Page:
As my term as NSA presi- dent ends, I’d like to do what all speakers do and recap my year with six points, a few PowerPoint® slides and a
poem. But I’m limited in time and space,
so I’ll simply share what I’ve learned.
1We all speak the same language. No matter where in the world I’ve
traveled, speakers speak the same language. Whether in Australia, France,
Canada, or here in the United States, we
inflate our fees, we say that we’re busier
than we are, and we mention our books
in the first 45 seconds of a conversation.
And yet, we love the privilege of the
platform. Speakers are the most positive
people in the world, and we make a big
difference to our audiences and clients.
ARE THE MOST
POSITIVE PEOPLE IN
THE WORLD, AND
WE MAKE A BIG
DIFFERENCE TO OUR
2Chapters are gold. The most accessible value that NSA offers is
our local chapters. Our members are
the foundation of the chapters that,
ironically, are often outnumbered
by guests. We must continue to find
ways to attract members, especially
our seasoned members, to maintain the core value of the chapters.
3Volunteers rock. In any given year, over 750 volunteers serve NSA.
They never expect to be paid, recognized or even thanked–although most
would sacrifice a limb to speak on the
main stage at our convention. Come to
think of it, if they did sacrifice a limb,
they’d have a great signature story.
Our volunteers rock, and I can’t even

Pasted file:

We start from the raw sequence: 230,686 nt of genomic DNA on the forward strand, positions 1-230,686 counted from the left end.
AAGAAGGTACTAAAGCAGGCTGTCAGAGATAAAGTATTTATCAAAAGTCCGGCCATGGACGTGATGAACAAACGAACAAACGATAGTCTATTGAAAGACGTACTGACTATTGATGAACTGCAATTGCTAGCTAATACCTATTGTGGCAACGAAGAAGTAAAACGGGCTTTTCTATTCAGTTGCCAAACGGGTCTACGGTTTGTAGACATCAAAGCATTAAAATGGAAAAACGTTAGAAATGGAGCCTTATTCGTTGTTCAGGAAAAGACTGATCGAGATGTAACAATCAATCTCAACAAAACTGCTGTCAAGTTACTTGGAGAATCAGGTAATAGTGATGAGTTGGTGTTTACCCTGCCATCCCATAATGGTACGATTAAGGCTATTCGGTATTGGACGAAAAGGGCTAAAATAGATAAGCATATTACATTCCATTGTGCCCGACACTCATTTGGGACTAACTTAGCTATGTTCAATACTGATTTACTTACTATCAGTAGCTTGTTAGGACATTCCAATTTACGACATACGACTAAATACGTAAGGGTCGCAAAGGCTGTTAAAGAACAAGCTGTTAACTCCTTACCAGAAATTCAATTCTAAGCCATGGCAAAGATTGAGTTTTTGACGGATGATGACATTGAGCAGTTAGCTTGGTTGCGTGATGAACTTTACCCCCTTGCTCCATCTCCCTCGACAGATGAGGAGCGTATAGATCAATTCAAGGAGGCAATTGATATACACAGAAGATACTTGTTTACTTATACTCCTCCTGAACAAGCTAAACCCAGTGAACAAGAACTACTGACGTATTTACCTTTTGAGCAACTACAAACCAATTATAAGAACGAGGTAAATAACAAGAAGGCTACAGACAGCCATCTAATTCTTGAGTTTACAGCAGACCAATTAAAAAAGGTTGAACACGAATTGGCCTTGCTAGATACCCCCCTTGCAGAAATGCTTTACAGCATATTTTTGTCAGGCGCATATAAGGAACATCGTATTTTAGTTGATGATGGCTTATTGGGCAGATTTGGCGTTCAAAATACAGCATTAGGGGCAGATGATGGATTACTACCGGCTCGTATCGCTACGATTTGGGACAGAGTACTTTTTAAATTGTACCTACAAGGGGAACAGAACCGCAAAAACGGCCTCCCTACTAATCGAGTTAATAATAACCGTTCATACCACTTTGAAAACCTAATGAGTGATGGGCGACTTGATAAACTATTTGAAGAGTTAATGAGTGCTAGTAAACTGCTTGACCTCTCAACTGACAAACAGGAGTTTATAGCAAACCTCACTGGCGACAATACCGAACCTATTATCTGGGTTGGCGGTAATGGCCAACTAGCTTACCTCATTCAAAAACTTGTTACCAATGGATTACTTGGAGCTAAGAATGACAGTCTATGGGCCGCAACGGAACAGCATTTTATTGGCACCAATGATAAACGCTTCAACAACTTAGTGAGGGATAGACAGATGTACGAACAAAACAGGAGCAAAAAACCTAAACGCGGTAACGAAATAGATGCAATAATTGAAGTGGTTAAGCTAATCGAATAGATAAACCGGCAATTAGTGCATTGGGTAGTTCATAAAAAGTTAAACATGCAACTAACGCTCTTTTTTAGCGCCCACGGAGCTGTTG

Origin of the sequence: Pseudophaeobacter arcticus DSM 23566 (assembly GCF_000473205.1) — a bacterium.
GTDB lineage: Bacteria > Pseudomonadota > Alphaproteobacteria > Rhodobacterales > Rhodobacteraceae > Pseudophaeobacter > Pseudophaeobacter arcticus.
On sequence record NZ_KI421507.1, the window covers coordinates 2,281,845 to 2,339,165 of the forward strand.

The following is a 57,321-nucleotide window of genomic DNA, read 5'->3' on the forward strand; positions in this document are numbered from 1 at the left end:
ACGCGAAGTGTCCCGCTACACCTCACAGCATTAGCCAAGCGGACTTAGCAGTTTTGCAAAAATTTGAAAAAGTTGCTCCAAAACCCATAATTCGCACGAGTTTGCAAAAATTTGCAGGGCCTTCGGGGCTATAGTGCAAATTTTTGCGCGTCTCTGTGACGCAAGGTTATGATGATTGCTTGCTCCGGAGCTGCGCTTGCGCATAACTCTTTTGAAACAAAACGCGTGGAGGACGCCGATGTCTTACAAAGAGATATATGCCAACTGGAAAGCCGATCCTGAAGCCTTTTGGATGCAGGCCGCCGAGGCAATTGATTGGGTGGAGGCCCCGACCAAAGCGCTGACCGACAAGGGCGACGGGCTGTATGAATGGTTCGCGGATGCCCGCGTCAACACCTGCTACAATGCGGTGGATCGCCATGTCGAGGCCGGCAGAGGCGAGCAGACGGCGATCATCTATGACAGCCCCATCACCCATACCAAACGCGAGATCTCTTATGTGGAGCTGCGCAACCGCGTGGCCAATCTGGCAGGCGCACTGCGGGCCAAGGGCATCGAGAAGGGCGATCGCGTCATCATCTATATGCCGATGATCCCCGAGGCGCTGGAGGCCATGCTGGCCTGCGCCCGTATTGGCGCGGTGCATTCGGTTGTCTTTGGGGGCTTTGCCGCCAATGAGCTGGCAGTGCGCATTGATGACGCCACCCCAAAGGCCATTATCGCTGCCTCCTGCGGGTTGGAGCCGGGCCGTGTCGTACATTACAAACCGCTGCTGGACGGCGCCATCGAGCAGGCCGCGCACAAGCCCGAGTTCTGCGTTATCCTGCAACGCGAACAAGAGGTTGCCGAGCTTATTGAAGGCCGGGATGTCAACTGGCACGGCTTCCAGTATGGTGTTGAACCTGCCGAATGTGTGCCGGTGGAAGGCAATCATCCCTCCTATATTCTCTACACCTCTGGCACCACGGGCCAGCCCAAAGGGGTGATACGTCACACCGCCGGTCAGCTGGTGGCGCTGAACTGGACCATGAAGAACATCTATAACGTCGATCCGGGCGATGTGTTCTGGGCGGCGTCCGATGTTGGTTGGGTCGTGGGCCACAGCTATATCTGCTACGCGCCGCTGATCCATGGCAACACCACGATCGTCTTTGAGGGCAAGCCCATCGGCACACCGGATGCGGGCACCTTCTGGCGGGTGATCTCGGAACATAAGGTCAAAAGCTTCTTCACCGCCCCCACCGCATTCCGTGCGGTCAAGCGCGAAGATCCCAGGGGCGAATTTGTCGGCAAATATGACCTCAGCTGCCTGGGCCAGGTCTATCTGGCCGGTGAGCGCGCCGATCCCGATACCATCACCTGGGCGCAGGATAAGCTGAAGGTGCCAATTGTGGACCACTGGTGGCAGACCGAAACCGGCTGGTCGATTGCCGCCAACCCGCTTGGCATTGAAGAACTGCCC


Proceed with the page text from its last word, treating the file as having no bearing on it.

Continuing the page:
begin to express my gratitude to them.
4Our staff rocks. You will be hard pressed to find a group
of harder working people than the
NSA staff. They are there to serve,
even though they have to deal with
the ever-talkative egos of speakers
on a daily basis. We must remember that they do this because they
care about NSA and its members.
5The value is there. I’ve belonged to a number of associations, clubs and
organizations. Nothing comes close to
the value I receive from NSA. When I
hear someone say they didn’t get value
from a particular offering, I think they’re
just not seeing it. NSA is not a silver
platter. It will not hand you a successful
career. Instead, NSA creates the
opportunity to succeed, but you must take
responsibility for using what is given.
6Our future hangs in the balance. We have emerged from a challenging economy. Some survived and some
didn’t. Our membership suffered over
the past 10 years. NSA, like most associations, must recapture its momentum
and continue to provide relevant, cutting-edge value to members. Otherwise,
we risk going down the same path as
the Beta Video Recorders Association.
I will be forever grateful for my
amazing NSA journey. The people,
the places, and the experiences were
extraordinary. And while my year as
president is nearly over, the journey
is not. I just get to take a new path,
and I look forward to seeing you, my
friends and colleagues, along the way.
Ron Culberson, MSW, CSP
National Speakers Association